You know the feeling when you a guest somewhere that you have overstayed your welcome? Ever experienced the same chilly but subtle get-out-of-here vibe in your workplace?
Firing people is a lot of paperwork for managers and HR departments. It also comes with the risk of litigation especially of the firing was done under shady circumstances. So what your boss might do is ‘encourage’ you to quit on your volition.
The start sending unspoken messages and change their behavior towards you. The hope is that you will feel uncomfortable enough to quit before they have to fire you.
It would be the terrible thing to be caught unawares. Knowing how to read the signs your boss wants you to quit will help you get ready for what’s coming. You can start reaching out to professional resume writers to polish your resume or you could seek legal advice to help you retain your job or seek compensation in case you are fired.
When they want you gone, the first step a bad manager usually takes is to minimize your contribution to the company. No matter how much work you do and how well you do it, they will take every effort to make you look like an underperformer.
They’ll stop acknowledging your work, either burying it or even worse, attribute it to others or themselves. This can be particularly frustrating when you are a hard worker and high performer.
But that’s exactly what they are hoping for; that you will feel frustrated and disheartened enough to quit.
Some bosses may go to the extent of saying negative things about you sometimes in front of your colleagues and other times behind your back. They want other people in the company to have a bad opinion of you too.
With negative vibe coming from everyone around you, the pressure to quit can be great. Things can get worse if they badmouth you to the higher ups, making sure there is no one to praise your work.
For some bosses it is not enough to lie that you are underperforming, they will also make it seem like you are not hitting your goals.
They give you bigger responsibilities with unachievable deadlines and unrealistic goals. They know that no matter how hard you work, you are inevitably going to fail.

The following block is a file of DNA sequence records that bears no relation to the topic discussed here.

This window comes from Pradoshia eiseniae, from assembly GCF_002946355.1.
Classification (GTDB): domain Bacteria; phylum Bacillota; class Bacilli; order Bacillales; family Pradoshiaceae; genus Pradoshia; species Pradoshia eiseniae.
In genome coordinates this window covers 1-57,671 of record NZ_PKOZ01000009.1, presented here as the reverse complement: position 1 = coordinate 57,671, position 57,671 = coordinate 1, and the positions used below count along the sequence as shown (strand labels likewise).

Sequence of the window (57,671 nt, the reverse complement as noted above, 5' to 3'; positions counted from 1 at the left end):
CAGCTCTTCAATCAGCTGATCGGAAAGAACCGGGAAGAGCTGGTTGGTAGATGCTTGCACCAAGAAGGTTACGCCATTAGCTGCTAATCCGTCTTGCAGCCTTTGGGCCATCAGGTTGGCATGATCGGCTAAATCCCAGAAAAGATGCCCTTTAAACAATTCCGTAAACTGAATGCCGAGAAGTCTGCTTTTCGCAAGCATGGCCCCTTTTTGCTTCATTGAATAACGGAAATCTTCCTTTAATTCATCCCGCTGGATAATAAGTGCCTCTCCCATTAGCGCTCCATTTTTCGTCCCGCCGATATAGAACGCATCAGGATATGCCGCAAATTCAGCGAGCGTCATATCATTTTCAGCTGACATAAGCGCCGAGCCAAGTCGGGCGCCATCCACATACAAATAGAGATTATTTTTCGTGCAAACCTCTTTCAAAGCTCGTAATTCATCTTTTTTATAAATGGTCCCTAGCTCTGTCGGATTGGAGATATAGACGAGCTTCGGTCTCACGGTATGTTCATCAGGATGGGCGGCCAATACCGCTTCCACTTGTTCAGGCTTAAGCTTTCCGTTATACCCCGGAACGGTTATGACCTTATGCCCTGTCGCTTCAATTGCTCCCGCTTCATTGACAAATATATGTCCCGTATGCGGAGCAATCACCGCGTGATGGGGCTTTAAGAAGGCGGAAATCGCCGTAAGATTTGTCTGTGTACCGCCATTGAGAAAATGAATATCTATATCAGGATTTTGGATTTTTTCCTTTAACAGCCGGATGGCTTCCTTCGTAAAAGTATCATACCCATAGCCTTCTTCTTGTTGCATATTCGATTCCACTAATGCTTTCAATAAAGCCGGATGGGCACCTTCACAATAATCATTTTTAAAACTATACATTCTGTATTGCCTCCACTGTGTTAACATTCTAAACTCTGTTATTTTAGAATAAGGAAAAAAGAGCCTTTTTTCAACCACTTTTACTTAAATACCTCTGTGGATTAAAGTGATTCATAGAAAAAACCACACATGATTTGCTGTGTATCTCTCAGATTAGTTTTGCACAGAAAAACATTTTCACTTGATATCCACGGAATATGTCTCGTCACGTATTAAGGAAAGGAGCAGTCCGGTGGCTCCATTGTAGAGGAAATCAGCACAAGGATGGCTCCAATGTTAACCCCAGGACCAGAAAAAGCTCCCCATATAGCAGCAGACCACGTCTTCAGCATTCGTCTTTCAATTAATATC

If you find yourself being given a bigger portfolio without any extra help or training, be careful. If your boss suddenly begins to demand quicker turnarounds and bigger achievements, watch out.
Their goal could be one of two: either force you to quit out of shame or create a reason to fire you.
As the inevitable failures stack up – missed deadlines, fewer sales, etc. – you even begin to doubt yourself. Most employees will willingly quit when they feel like a failure. That’s what your boss is hoping for.
Another goal your boss may have in mind when giving you more responsibilities is to burn you out. With more work, you have to stay up late, arrive early and spend your weekends working. They are hoping the added pressure will cause a burnout and you’ll quit.
If other employees are not under similar pressure to perform, it’s a red flag that your boss wants you out.
If you don’t get the message quickly enough, your boss could begin to slowly cut you off from the company.
Experts have known for years that a big aspect of employee motivation is the feeling of belonging. The idea of a cohesive work family makes employees work harder and better. Things like meetings, corporate get together, and company retreats all serve to enhance this cohesion.
When your boss begins to ice you out of these activities, you are going to feel like you don’t belong. They will give you assignments on the same day everyone is going to the company picnic. More commonly, you will hear about major meetings after they have already happened.
Your boss is hoping that, even though you still have an office and get a salary, you no longer belong to the company. He or she is cutting you out of core company activities and processes, essentially turning you into a stranger to the goings-on at the firm.
Inevitably, you will consider quitting and find another company where you will feel you are a part of something.
One other sign you may notice is that you no longer talk face to face with your boss. In fact, they will proceed to extreme lengths to avoid you. In some cases, employees have even been shifted to out-of-the-way offices where you don’t interact with anyone important in the company.
Any communication from your boss is done virtually via email or chat. They may claim to be too busy if you request face to face or insist on virtual communication only.
The worst case scenario is if the manager begins to cut you out of important communication. You realize something important was communicated to other employees but not you. If it happens repeatedly, you can be sure they don’t want you there.
The most potent of all signs is bringing on a new hire or someone from another department. The new colleague is given responsibilities closely mirroring yours. You may even be instructed to train them.
Soon you find yourself with nothing to do. All the important responsibilities are shifted away, leaving you feeling quite useless and unimportant. Most people tend to quit soon after. After all, many employees thrive on the knowledge that they are contributing something important to the company.
The value of looking out for the signs is that you will have time to consider your options. Do you quit, do you confront the boss or do you hunker down and pretend there is nothing unusual going on?
I'm a 40-something senior executive in the tech industry who's personally hired more than 100 people. I also sit on the board of a leading recruiting/headhunter agency.
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